• All points on the utility possibilities frontier satisfy the Pareto condition, i.e. you cannot increase both households’ utilities by moving along this frontier away from any point on it
  • Any movement along the frontier involves redistribution of wealth (any improvement in one household’s welfare necessarily requires a reduction in the other household’s welfare)
  • No two points on the utility possibilities frontier can be compared by Pareto or the compensation criterion
compensation criterion in general equilibrium setting
Compensation Criterion in General Equilibrium Setting

V

1. Initially economy is at point O, which is Pareto-inefficient since it is not on the utility possibilities frontier

A

2. A move to point B is a Pareto improvement for both households

B

3. A move to point A or C is a Pareto improvement for at least one of the households

C

O

D

Utility Possibilities Frontier

What about movement to point D?

U

compensation criterion in general equilibrium setting12
Compensation Criterion in General Equilibrium Setting

V

1. A movement from O to D is NOT a Pareto-improvement since utility of household 2 (or V) goes down

2. According to (Kaldor) compensation criterion, a movement from O to D is an improvement because we can move along the utility possibilities frontier (by redistributing wealth among the two households) to point B, which is a Pareto improvement compared to O

A

B

3. Remember: those compensations are hypothetical! The move from O to D is still NOT a Pareto improvement

C

O

D

Utility Possibilities Frontier

U

compensation principle limitations
Compensation Principle: Limitations

V

1. Frontier PP represents the old technology, while frontier RR represents the new one

R

C

2. B is preferred to A according to the new technology since a movement along the RR utility possibilities frontier to C will result in a Pareto improvement relative to A

P

3. However, A is also preferred to B since a movement along the PP frontier to D will result in a Pareto improvement as well

A

D

5. Thus, the compensation principle cannot completely order social states

B

R

P

U

social welfare function
Social Welfare Function
  • Whenever there is a utility conflict among households, we need more than a Pareto or compensation principle in order to be able to rank social states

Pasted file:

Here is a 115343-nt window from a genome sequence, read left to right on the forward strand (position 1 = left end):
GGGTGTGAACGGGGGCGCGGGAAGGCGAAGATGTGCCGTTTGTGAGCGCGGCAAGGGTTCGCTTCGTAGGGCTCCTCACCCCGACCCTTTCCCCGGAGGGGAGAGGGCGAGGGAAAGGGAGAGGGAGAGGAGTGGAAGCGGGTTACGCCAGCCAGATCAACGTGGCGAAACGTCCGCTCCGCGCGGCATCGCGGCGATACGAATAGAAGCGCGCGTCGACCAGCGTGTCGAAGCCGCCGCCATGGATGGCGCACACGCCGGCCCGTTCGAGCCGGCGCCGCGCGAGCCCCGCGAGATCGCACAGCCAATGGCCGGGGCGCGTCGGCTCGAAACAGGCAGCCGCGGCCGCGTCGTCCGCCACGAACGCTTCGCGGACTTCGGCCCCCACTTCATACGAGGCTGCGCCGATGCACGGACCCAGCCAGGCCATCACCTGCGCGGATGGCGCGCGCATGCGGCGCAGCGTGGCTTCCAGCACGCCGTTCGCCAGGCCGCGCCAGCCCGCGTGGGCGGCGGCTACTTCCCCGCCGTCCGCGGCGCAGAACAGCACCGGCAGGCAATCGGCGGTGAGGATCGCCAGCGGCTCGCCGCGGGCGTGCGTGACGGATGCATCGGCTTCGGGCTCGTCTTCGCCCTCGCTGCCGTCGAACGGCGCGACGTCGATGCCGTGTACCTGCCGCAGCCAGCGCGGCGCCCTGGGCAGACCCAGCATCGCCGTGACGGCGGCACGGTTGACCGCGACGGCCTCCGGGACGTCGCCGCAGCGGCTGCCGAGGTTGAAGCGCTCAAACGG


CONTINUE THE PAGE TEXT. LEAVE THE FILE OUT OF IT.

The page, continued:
• Such a complete and consistent ranking of social states is called a social welfare ordering
  • If the social welfare ordering is continuous, it can be translated into a social welfare function
  • Social welfare function relates individual utility levels to one number called social welfare level so that the combinations of individual utility levels that translate into higher levels of social welfare are preferred to the combinations that result in lower levels of social welfare.
social welfare functions properties
Social Welfare Functions: Properties
  • Welfarism: social welfare depends only on the utility levels of the households
  • Social welfare function is increasing in each household’s utility level (ceteris paribus), so that an isolated increase of any household’s utility level increases welfare of the whole societysocial welfare indifference curves are negatively sloped
  • Social welfare indifference curves are convex to the origin
  • Anonymity: It does not matter who gets a high or low level of utility
social welfare indifference curves
Social Welfare Indifference Curves

V

1. Social welfare increases as we move North-East from the origin so that a move from A to B increases social welfare

2. Note that even if moving from A to B makes household 2 lose (V decreases) and no actual or hypothetical compensation is paid, the move is still socially desirable

A

B

W3

W2

W1

U

social choice using utility possibilities frontier and social welfare function
Social Choice using Utility Possibilities Frontier and Social Welfare Function

V

1. Maximum achievable welfare is attained at the tangency of the utility possibilities frontier and the highest attainable social welfare indifference curve

A

2. Using the social welfare function, we have reduced the infinite number of possible general equilibria to a single equilibrium point

Utility possibilities frontier

U